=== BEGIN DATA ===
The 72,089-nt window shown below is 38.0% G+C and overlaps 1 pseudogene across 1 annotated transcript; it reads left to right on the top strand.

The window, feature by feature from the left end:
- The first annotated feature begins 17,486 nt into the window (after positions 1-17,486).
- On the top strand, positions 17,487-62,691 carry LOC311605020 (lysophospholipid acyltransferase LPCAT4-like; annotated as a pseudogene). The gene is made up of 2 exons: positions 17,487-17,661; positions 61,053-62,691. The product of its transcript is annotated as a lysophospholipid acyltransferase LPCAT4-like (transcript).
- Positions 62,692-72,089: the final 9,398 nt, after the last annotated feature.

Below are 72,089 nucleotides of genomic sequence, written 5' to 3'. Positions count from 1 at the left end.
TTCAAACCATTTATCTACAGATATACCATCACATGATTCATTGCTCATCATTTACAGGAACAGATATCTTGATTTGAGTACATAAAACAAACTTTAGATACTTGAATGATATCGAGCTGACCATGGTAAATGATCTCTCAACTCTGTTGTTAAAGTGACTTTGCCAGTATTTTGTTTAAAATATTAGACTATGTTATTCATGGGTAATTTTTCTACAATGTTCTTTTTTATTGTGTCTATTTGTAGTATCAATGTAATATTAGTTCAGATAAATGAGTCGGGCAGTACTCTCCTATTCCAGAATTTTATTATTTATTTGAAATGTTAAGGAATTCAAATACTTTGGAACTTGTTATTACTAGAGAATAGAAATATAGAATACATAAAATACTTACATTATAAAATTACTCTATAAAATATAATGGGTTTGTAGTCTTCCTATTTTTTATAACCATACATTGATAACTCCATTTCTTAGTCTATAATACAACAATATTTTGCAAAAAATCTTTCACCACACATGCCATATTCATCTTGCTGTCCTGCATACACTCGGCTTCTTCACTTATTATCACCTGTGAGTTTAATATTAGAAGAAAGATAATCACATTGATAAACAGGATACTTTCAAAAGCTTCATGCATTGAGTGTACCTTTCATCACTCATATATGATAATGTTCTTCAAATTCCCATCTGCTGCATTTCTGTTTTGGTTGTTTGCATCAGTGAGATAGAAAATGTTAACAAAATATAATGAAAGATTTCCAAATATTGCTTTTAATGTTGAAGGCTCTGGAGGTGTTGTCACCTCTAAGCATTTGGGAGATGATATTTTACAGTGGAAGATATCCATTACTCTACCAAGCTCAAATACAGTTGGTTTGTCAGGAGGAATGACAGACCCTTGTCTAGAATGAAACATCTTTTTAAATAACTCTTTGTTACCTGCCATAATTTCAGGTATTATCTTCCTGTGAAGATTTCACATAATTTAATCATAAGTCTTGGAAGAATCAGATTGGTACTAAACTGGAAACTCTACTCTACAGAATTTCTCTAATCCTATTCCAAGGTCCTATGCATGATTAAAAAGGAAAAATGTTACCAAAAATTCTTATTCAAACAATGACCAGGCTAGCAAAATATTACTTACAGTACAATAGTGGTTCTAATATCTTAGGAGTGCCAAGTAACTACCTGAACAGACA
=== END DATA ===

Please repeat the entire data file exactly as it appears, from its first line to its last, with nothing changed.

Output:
The 72,089-nt window shown below is 38.0% G+C and overlaps 1 pseudogene across 1 annotated transcript; it reads left to right on the top strand.

The window, feature by feature from the left end:
- The first annotated feature begins 17,486 nt into the window (after positions 1-17,486).
- On the top strand, positions 17,487-62,691 carry LOC311605020 (lysophospholipid acyltransferase LPCAT4-like; annotated as a pseudogene). The gene is made up of 2 exons: positions 17,487-17,661; positions 61,053-62,691. The product of its transcript is annotated as a lysophospholipid acyltransferase LPCAT4-like (transcript).
- Positions 62,692-72,089: the final 9,398 nt, after the last annotated feature.

Below are 72,089 nucleotides of genomic sequence, written 5' to 3'. Positions count from 1 at the left end.
TTCAAACCATTTATCTACAGATATACCATCACATGATTCATTGCTCATCATTTACAGGAACAGATATCTTGATTTGAGTACATAAAACAAACTTTAGATACTTGAATGATATCGAGCTGACCATGGTAAATGATCTCTCAACTCTGTTGTTAAAGTGACTTTGCCAGTATTTTGTTTAAAATATTAGACTATGTTATTCATGGGTAATTTTTCTACAATGTTCTTTTTTATTGTGTCTATTTGTAGTATCAATGTAATATTAGTTCAGATAAATGAGTCGGGCAGTACTCTCCTATTCCAGAATTTTATTATTTATTTGAAATGTTAAGGAATTCAAATACTTTGGAACTTGTTATTACTAGAGAATAGAAATATAGAATACATAAAATACTTACATTATAAAATTACTCTATAAAATATAATGGGTTTGTAGTCTTCCTATTTTTTATAACCATACATTGATAACTCCATTTCTTAGTCTATAATACAACAATATTTTGCAAAAAATCTTTCACCACACATGCCATATTCATCTTGCTGTCCTGCATACACTCGGCTTCTTCACTTATTATCACCTGTGAGTTTAATATTAGAAGAAAGATAATCACATTGATAAACAGGATACTTTCAAAAGCTTCATGCATTGAGTGTACCTTTCATCACTCATATATGATAATGTTCTTCAAATTCCCATCTGCTGCATTTCTGTTTTGGTTGTTTGCATCAGTGAGATAGAAAATGTTAACAAAATATAATGAAAGATTTCCAAATATTGCTTTTAATGTTGAAGGCTCTGGAGGTGTTGTCACCTCTAAGCATTTGGGAGATGATATTTTACAGTGGAAGATATCCATTACTCTACCAAGCTCAAATACAGTTGGTTTGTCAGGAGGAATGACAGACCCTTGTCTAGAATGAAACATCTTTTTAAATAACTCTTTGTTACCTGCCATAATTTCAGGTATTATCTTCCTGTGAAGATTTCACATAATTTAATCATAAGTCTTGGAAGAATCAGATTGGTACTAAACTGGAAACTCTACTCTACAGAATTTCTCTAATCCTATTCCAAGGTCCTATGCATGATTAAAAAGGAAAAATGTTACCAAAAATTCTTATTCAAACAATGACCAGGCTAGCAAAATATTACTTACAGTACAATAGTGGTTCTAATATCTTAGGAGTGCCAAGTAACTACCTGAACAGACA